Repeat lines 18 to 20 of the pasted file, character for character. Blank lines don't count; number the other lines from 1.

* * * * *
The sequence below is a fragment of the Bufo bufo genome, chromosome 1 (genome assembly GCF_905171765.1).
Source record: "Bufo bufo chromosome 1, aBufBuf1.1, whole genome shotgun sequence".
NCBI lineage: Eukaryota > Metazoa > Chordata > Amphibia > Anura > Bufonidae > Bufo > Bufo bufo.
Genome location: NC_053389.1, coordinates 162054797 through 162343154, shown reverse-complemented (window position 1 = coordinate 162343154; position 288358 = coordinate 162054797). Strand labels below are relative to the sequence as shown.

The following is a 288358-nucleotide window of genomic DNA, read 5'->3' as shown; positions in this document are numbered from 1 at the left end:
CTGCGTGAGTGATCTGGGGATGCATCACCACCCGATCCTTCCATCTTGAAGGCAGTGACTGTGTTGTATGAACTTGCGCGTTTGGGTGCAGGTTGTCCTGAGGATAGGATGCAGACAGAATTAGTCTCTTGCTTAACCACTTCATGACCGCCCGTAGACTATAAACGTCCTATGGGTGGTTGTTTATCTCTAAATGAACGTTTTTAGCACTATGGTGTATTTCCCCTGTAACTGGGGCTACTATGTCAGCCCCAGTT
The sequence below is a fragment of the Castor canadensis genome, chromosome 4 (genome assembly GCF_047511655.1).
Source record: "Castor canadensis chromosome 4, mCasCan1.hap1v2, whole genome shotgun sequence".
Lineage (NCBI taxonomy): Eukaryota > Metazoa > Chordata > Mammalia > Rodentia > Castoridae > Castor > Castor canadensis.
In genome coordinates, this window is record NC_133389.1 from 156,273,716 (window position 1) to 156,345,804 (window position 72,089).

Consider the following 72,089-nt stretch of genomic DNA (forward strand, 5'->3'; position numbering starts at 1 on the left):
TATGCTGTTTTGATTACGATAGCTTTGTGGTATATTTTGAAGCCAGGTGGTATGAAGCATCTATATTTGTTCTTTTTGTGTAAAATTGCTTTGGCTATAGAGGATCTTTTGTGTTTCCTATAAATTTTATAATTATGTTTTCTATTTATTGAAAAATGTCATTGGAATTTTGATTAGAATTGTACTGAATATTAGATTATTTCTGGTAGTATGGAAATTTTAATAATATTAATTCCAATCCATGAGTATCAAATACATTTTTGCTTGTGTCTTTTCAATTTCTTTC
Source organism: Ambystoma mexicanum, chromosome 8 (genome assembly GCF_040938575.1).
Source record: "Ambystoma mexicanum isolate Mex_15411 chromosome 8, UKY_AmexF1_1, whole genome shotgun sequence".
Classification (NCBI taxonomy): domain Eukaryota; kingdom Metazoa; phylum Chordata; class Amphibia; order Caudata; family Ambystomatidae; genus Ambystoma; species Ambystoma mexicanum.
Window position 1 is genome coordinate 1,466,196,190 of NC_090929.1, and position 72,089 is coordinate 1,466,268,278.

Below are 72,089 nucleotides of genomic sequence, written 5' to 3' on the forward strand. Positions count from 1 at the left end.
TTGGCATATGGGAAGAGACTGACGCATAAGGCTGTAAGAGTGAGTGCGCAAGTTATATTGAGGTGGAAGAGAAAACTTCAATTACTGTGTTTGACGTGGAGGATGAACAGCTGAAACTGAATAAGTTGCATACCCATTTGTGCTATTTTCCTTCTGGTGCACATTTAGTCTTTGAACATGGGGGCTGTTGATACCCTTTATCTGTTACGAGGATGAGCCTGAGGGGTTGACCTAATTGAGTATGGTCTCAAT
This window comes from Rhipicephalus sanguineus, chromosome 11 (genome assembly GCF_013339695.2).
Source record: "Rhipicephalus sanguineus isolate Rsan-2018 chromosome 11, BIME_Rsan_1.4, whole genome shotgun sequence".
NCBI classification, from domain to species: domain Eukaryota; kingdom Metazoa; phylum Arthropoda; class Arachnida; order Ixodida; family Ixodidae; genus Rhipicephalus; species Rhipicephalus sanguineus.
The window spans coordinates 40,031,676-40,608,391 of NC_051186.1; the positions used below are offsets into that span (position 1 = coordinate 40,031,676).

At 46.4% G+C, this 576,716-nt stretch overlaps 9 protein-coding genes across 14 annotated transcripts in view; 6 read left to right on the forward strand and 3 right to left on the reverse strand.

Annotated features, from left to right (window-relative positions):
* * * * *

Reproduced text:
TTGGCATATGGGAAGAGACTGACGCATAAGGCTGTAAGAGTGAGTGCGCAAGTTATATTGAGGTGGAAGAGAAAACTTCAATTACTGTGTTTGACGTGGAGGATGAACAGCTGAAACTGAATAAGTTGCATACCCATTTGTGCTATTTTCCTTCTGGTGCACATTTAGTCTTTGAACATGGGGGCTGTTGATACCCTTTATCTGTTACGAGGATGAGCCTGAGGGGTTGACCTAATTGAGTATGGTCTCAAT
This window comes from Rhipicephalus sanguineus, chromosome 11 (genome assembly GCF_013339695.2).
Source record: "Rhipicephalus sanguineus isolate Rsan-2018 chromosome 11, BIME_Rsan_1.4, whole genome shotgun sequence".